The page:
"Help the euro strengthen against the dollar. That's bad for exports! The ECB should drop interest rates."
We hear that message now in financial get, but also in business where sales are threatened. In itself, it is correct that the euro has become more expensive against the dollar, 1.1. But the cause is not a stronger euro, but a weaker dollar. The U.S. Federal Reserve has started hikes in interest rates faster to curb inflation. In this they seem to be quite successful as inflation fell to 3% in June. This is still above the 2% annualized target. In areas outside the US, inflation is falling much more slowly, especially in the euro zone and Britain. Japan's inflation 3.2% note the country with traditionally low inflation. In the euro zone, inflation is 5.5% and in Britain as high as 7.9%. In the Netherlands, inflation is 5.5%. So there is a substantial inflation level difference between the U.S. and Europe. The U.S. is a champion of curbing inflation. Joe Biden will be pleased: "inflation is relatively low, the labor market tight and the economy relatively strong!"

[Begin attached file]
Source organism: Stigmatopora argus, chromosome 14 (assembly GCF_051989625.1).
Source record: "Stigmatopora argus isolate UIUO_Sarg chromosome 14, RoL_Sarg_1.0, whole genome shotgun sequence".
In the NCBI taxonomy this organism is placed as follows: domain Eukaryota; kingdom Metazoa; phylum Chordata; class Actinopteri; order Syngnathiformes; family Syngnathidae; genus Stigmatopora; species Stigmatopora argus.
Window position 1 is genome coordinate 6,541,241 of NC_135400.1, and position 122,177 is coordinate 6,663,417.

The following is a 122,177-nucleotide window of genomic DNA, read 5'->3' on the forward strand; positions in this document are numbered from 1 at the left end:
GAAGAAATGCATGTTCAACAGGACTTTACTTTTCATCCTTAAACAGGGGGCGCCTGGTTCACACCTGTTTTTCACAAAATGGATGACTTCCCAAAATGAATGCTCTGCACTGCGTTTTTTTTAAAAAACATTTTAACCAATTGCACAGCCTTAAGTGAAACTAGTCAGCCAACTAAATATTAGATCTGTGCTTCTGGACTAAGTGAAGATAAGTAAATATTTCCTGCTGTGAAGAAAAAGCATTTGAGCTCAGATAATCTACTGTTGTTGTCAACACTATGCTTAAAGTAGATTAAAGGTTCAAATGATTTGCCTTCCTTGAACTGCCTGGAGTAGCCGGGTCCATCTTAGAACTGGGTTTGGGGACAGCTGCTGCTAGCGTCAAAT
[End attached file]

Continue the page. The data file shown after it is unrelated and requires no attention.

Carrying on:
The expectations around interest rates is that the Fed may be able to refrain from further rate hikes because inflation is falling substantially, while rate hikes elsewhere are likely to continue because inflation is "sticky. Those interest rate hikes do indeed threaten exports, but should reduce inflationary imports, but apparently that doesn't put a damper on things. Should inflation in Europe not want to fall further, then we should really worry: monetary policy would prove blunt. I have argued before that inflation in Europe has been mainly caused by monetary creation (QE) by governments and ECB, although they are throwing off that card.
The expectation may be that the strong euro is of a very temporary nature as the dollar will regain strength as inflation falls elsewhere with a timelag that will return ratios to "normal. Should U.S. inflation persistently be above the 2% target, the Fed can still be expected to raise interest rates. The Fed has that room because the U.S. economy has held stronger than forecast. A recession remained out.
The US economy is stronger that its competitors and US stocks are preferred by investors. These are the two pillars of support that once again make it unlikely that dollar weakness will persist, or that the euro will remain persistently strong. So "Help the euro is strong at the expense of our exports" may only last a short time. But "don't shoot the pianoplayer". Monetary authorities are like people: irrational behavior.
Frits Bosch is an economist and sociologist. He is also the author of "Risk as Obsession", "That's the Risk", "World at a Turning Point", "Unfear among the elite", "Does the Netherlands also abolish itself" and "Feminism in the Workplace".